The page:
Fisher College of Science and Math professor receives nearly $600,000 in NSF funding
Some people look forward to summer vacation, planning sun-drenched getaways that feature plenty of beach time. Towson University biology professor and department chairperson Laura Gough and master’s student Matt Suchocki prefer the Arctic.
Gough is the co-principal investigator on two National Science Foundation (NSF) grants totaling over $570,000 — the Arctic Long-Term Ecological Research Project (LTER) and Collaborative Research: Adding animals to the equation, affectionately known as Team Vole.
She has been doing summer research in Alaska for over 20 years, and recently took over as the lead principal investigator for the terrestrial portion of the Arctic LTER, based at Toolik Field Station, 350 miles north of Fairbanks, Alaska.
Scientists are conducting experiments in the lakes, streams and on land, looking at increased temperature and nutrients’ effects on these ecosystems, effects of fire in this region, and whether boreal forest insects and pests are moving into the tundra. The goal is to understand how arctic ecosystems function and monitor the terrestrial system for changes in the plant, arthropod and small mammal communities.
Team Vole research is conducted at three sites: Toolik Field Station and Alaskan towns Barrow and Nome. The work involves both field work and model development, looking at the roles small mammals play — particularly voles and lemmings — in changing the ecosystem. Arctic soil contains a good deal of carbon; the project is looking to see how small animals affect the amount of carbon being released as the soil warms through climate change.
The scientists have partnered with native corporations for site facilities and equipment. Native peoples also serve as polar bear guards at the Barrow site when researchers are in the field; in town, Gough relies on the polar bear detection system embedded in the town.
Back at the Toolik Field Station, where Suchocki does his research, he was afforded his first look at a grizzly bear.
“We were sitting in the dining hall during breakfast. All of a sudden someone goes, ‘Look out the window!’ There’s a grizzly bear walking down the hill on one of our boardwalks. Of course everyone goes out on the deck, and we’re all looking at it and taking pictures. It starts playing around, probably chasing a ground squirrel. It was just so bizarre. All of a sudden it looked up, got a look at camp and was like ‘Nope, I’m out of here.’ It turned tail and ran.”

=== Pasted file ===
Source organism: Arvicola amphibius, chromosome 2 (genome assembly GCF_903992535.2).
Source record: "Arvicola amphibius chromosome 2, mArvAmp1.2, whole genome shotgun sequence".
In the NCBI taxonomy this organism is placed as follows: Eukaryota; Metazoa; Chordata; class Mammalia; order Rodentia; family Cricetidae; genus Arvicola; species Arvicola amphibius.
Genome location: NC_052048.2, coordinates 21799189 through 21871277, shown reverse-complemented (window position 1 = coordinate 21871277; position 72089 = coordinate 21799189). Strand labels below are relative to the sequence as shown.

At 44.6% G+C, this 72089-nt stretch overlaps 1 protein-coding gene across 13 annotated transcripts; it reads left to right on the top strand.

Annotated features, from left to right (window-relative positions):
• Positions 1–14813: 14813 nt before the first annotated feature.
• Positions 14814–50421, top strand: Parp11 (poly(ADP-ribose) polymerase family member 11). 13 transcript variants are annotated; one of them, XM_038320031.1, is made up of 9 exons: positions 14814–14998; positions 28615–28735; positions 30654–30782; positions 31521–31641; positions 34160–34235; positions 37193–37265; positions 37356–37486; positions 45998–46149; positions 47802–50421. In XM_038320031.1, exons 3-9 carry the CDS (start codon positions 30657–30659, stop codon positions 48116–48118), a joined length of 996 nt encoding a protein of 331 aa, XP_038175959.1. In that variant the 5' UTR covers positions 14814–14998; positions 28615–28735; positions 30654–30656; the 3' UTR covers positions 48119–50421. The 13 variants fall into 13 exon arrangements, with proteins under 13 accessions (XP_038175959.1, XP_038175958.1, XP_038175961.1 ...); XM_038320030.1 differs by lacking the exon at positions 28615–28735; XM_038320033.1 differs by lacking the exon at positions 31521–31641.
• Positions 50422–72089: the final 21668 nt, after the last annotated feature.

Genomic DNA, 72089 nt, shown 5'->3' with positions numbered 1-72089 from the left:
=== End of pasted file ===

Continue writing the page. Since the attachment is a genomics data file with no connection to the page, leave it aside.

Suchocki spent his first summer in Alaska in 2017. He learned to take gas measurements using a carbon flux chamber and quantified plant cover in the experimental plots. Back at TU, he is now narrowing down his thesis questions in preparation for his work over the next two summers.
Gough is looking to hire a TU summer research assistant and two undergraduates to work at the Toolik site. The positions will have their travel and living expenses paid as well as a stipend. Suchocki, who started working with arctic ecosystems for the first time when he came to TU, cannot speak highly enough of his experience.
“I’m always thinking about when I can get back there. I can’t wait to go…,” he said. “I get to go out and do something cool that I really enjoy and meet new people and talk about what I love.”
Earlier this year, Gough was also the principal investigator of a FCSM team that will receive $1 million over five years from the Howard Hughes Medical Institute (HHMI) as part of its inaugural Inclusive Excellence initiative, which aims to transform undergraduate and minority student success in STEM fields.
This story is one of several related to President Kim Schatzel's priorities for Towson University: TU Matters to Maryland.